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AIRPORT FACILITIES GIANTS: Airports binge on construction during busy year for travel

Terminal construction will grow by nearly $1 billion this year, and it will keep increasing. Airports are expanding and modernizing their facilities to keep passengers moving.

July 29, 2012 |
AIRPORT FACILITIES GIANTS: Airports binge on construction during busy year for travel

The departure level of Concourse D at Miami International Airport’s new North Terminal Development. Heery International is providing program management for the $3.1 billion project, which merges four concourses into a single 1.3-mile, 3.5-million-sf linear concourse with 50 gates and rooftop people mover. Photo: John Gillan/johngillan.com. Click here to enlarge.

By almost every measure, 2015 was a good year for the airline industry. U.S. airlines and foreign carriers serving the U.S. flew an all-time high of 895.5 million passengers last year, up 5% from the previous record high of 853.1 million reached in 2014, according to the U.S. Department of Transportation. Twenty-sixteen is on track to be another record-smasher.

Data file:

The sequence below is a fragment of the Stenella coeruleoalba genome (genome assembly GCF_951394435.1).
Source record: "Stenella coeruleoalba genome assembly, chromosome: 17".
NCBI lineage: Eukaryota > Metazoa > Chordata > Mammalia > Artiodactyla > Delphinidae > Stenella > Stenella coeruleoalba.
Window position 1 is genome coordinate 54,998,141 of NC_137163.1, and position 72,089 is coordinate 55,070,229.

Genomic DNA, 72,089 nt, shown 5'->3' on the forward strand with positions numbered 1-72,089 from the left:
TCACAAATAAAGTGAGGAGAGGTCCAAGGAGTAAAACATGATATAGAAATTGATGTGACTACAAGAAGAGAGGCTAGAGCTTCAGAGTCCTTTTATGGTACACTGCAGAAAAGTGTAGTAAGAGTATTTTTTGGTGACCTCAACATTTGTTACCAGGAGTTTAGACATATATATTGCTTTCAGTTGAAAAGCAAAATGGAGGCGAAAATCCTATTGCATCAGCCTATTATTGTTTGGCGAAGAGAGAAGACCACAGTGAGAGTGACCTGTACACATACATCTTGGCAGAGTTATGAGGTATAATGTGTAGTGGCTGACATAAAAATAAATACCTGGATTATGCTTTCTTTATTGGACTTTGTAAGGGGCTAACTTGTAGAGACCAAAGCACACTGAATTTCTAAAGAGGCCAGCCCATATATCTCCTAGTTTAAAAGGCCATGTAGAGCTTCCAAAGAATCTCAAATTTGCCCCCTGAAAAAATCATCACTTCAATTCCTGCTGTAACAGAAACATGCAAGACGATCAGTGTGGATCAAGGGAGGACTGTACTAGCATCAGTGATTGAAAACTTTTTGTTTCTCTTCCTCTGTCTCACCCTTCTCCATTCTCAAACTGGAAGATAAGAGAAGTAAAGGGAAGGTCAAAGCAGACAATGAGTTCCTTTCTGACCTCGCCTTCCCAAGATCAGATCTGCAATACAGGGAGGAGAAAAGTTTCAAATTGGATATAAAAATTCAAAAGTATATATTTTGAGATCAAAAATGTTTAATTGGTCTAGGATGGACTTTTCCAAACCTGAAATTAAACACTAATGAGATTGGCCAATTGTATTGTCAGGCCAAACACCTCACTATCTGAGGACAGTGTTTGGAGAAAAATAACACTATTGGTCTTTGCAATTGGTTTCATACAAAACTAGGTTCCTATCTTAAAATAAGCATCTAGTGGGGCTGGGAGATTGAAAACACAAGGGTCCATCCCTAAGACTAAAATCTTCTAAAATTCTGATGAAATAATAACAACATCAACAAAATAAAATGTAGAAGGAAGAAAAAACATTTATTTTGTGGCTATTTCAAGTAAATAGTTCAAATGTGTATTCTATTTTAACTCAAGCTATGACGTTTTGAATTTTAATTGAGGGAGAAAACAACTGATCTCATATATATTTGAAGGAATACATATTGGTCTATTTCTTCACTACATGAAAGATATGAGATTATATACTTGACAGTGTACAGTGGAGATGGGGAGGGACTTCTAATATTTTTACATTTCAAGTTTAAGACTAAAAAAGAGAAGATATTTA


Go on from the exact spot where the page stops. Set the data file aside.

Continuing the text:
Rank, Firm, 2015 Revenue
1. Corgan $65,839,265
2. HOK $60,840,000
3. Gensler $44,390,000
4. Gresham, Smith and Partners $25,600,000
5. RS&H $24,300,000
6. Stantec $19,226,351
7. HNTB Corporation $15,998,381
8. HKS $15,309,071
9. Leo A Daly $13,529,252
10. Alliiance $11,260,000


That’s good news for AEC firms that design and construct airport facilities. “Airports and airlines are pulling the trigger on projects that have been in conceptual mode for many years,” says Robert Chicas, AIA, LEED AP, SVP/Director of Aviation and Transportation Practice at HOK. Terminal construction in the U.S. will grow from $5 billion in 2015 to $5.9 billion in 2016, according to the American Road & Transportation Builders Association. Terminal work will reach $8 billion in five years.

New York’s LaGuardia Airport has $4 billion of construction in the works. The domestic terminal at Atlanta’s mammoth Hartsfield-Jackson is undergoing a $393 million modernization. Most of the nation’s other major airport authorities also have expansion or modernization on their minds.

Self-service ticketing kiosks have already allowed airlines to reduce the number of ticketing agents and shrink ticket counters. “There may be a point where there are no ticket agents,” Chicas says. Less space for ticketing opens up more areas for revenue-generating services, he says. Airlines might even locate their premium flyers clubs in those locations.